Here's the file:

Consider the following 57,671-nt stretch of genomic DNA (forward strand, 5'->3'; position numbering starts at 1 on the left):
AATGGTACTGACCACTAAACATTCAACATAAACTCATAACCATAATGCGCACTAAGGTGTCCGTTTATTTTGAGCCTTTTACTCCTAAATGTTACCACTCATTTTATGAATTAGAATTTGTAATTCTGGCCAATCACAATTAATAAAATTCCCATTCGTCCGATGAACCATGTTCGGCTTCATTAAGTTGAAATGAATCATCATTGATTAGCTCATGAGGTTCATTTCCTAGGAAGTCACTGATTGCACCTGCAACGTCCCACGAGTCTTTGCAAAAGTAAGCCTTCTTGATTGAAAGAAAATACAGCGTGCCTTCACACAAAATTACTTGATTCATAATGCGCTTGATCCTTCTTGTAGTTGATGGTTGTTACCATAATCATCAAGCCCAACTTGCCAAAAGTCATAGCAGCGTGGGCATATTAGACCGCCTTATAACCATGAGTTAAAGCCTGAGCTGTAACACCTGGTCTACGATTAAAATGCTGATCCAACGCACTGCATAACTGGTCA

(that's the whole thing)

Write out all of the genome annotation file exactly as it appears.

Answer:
Consider the following 57,671-nt stretch of genomic DNA (forward strand, 5'->3'; position numbering starts at 1 on the left):
AATGGTACTGACCACTAAACATTCAACATAAACTCATAACCATAATGCGCACTAAGGTGTCCGTTTATTTTGAGCCTTTTACTCCTAAATGTTACCACTCATTTTATGAATTAGAATTTGTAATTCTGGCCAATCACAATTAATAAAATTCCCATTCGTCCGATGAACCATGTTCGGCTTCATTAAGTTGAAATGAATCATCATTGATTAGCTCATGAGGTTCATTTCCTAGGAAGTCACTGATTGCACCTGCAACGTCCCACGAGTCTTTGCAAAAGTAAGCCTTCTTGATTGAAAGAAAATACAGCGTGCCTTCACACAAAATTACTTGATTCATAATGCGCTTGATCCTTCTTGTAGTTGATGGTTGTTACCATAATCATCAAGCCCAACTTGCCAAAAGTCATAGCAGCGTGGGCATATTAGACCGCCTTATAACCATGAGTTAAAGCCTGAGCTGTAACACCTGGTCTACGATTAAAATGCTGATCCAACGCACTGCATAACTGGTCA